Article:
UK government will ‘consider legislation’ unless game companies add parental controls to lootboxes

Curse you.

The UK’s Department for Digital, Culture, Media & Sport (DCMS) has seen enough evidence related to the harm that lootboxes have on children and young adults and is now demanding that game companies act. A statement from the government body is calling on the entire gaming industry to impose parental controls on the purchases of gambleboxes or face legislation.

This call to action was spurred by the DCMS’s request for evidence on the effects of lootboxes, which found that those who bought such boxes were more likely to experience gambling, mental health, and financial harms, and that children and young people are possibly more susceptible to these effects.

As a result, the government body is calling on game devs to voluntarily limit lockbox sales unless approved by a parent or guardian, encouraging restrictions that Xbox has already applied. The DCMS is also planning to bring together games companies, platforms, and regulatory bodies to develop protection measures. If these measures are deemed insufficient, the government is threatening that it “will not hesitate to consider legislation” to curtail the monetization practice.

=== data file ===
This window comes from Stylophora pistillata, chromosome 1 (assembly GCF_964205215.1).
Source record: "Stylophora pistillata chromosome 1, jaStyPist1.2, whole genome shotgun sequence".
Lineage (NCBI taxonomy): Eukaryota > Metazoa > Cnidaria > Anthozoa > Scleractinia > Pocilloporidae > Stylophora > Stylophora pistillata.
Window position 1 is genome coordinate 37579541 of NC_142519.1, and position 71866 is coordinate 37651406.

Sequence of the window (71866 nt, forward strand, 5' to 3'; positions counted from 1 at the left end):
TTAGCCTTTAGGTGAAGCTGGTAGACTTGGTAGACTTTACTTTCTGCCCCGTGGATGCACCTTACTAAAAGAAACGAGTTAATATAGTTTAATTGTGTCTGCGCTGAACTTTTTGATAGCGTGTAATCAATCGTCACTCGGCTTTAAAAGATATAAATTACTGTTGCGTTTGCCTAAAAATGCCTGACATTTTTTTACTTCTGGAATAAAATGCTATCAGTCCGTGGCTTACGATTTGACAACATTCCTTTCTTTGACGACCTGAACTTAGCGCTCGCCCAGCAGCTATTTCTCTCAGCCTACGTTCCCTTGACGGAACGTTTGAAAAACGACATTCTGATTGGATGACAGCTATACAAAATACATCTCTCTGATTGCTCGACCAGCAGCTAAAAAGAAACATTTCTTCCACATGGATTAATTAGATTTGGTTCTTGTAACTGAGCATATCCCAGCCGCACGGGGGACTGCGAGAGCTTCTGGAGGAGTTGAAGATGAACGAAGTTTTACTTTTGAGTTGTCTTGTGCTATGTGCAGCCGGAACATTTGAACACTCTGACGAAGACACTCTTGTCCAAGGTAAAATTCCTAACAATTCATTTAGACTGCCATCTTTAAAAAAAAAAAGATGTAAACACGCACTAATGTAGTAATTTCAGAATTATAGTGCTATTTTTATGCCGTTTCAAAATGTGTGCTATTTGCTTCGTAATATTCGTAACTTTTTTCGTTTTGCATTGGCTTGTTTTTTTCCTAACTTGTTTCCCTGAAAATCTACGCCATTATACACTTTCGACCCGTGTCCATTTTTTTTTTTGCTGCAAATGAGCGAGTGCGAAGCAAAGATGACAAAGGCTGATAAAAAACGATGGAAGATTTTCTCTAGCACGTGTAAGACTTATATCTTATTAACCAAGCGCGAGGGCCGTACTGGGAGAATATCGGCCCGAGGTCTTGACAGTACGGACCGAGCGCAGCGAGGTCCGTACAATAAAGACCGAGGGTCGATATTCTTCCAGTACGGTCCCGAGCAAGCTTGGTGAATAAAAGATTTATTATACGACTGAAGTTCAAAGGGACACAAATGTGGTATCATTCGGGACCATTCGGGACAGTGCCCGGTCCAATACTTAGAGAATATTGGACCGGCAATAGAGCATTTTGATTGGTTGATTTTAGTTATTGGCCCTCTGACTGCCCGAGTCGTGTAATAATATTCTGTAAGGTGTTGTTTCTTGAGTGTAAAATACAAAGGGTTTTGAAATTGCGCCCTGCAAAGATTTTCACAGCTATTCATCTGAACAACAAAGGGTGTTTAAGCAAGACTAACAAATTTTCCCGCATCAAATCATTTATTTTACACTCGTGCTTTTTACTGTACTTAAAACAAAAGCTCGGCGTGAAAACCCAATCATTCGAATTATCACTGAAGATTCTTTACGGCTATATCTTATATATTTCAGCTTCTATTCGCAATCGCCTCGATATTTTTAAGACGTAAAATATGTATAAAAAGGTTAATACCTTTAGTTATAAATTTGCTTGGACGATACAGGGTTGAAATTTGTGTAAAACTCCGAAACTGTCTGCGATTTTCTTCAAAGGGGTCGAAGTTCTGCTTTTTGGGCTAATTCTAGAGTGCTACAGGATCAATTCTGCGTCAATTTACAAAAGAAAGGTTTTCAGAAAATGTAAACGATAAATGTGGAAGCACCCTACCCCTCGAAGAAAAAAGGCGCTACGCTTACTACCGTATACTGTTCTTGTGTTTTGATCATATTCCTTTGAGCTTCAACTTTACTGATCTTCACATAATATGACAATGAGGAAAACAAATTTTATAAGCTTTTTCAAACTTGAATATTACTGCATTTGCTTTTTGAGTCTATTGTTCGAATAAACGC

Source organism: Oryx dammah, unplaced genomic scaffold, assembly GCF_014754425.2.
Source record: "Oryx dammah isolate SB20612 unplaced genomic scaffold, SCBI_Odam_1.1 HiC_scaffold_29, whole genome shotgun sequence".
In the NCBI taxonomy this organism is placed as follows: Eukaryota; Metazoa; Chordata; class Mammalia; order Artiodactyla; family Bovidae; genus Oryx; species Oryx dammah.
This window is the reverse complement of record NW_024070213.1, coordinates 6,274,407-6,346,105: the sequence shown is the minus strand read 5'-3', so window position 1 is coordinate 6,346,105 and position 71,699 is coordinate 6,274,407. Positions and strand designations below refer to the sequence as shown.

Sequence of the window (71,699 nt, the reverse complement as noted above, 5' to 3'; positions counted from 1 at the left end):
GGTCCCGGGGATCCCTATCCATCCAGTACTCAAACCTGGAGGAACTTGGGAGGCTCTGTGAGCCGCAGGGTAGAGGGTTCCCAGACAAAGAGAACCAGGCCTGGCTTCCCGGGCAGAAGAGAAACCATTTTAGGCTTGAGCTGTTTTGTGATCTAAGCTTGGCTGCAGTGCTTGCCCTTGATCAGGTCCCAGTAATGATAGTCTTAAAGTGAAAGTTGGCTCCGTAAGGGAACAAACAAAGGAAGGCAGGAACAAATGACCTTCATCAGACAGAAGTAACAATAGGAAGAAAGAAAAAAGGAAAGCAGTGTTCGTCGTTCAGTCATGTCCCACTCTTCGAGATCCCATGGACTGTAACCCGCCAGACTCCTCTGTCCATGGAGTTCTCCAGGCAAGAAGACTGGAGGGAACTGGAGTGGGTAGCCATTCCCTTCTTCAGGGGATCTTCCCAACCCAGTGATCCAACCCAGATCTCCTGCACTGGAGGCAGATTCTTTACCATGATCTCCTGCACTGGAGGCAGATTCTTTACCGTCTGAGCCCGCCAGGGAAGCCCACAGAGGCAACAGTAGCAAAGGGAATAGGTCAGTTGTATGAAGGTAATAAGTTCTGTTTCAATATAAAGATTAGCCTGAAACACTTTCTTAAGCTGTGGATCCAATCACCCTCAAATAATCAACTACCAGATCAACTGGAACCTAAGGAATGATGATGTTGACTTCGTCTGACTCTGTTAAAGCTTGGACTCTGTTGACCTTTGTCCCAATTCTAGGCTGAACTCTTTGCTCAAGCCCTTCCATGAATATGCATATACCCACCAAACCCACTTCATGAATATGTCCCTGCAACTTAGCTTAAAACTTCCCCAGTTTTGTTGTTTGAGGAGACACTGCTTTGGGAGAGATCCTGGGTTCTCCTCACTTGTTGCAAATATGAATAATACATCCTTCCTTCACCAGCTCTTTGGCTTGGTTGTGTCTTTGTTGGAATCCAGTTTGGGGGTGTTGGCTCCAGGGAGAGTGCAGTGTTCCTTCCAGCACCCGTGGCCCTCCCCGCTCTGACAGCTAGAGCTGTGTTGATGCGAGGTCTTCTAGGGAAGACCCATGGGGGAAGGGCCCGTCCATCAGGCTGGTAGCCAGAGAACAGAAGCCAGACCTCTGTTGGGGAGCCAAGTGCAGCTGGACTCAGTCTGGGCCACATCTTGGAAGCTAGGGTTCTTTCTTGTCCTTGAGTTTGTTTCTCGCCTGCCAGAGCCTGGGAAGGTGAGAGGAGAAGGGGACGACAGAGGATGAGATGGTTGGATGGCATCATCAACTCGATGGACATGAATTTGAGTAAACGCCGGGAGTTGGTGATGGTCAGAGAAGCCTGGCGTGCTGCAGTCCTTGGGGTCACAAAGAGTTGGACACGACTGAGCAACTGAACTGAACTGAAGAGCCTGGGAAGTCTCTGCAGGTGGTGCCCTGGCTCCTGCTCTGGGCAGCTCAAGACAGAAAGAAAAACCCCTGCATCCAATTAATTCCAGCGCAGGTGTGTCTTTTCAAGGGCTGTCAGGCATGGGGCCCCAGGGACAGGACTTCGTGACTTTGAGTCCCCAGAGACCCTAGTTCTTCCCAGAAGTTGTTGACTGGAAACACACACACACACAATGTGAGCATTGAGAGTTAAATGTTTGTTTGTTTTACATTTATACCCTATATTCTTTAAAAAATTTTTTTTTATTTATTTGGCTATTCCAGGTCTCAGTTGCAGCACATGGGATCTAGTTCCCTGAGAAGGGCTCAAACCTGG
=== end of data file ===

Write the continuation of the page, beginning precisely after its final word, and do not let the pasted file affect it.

“Games companies and platforms need to do more to ensure that controls and age-restrictions are applied so that players are protected from the risk of gambling harms,” said Culture Secretary Nadine Dorries. “Children should be free to enjoy gaming safely, whilst giving parents and guardians the peace of mind they need.”

Further reading about lootboxes and UK gambling laws:

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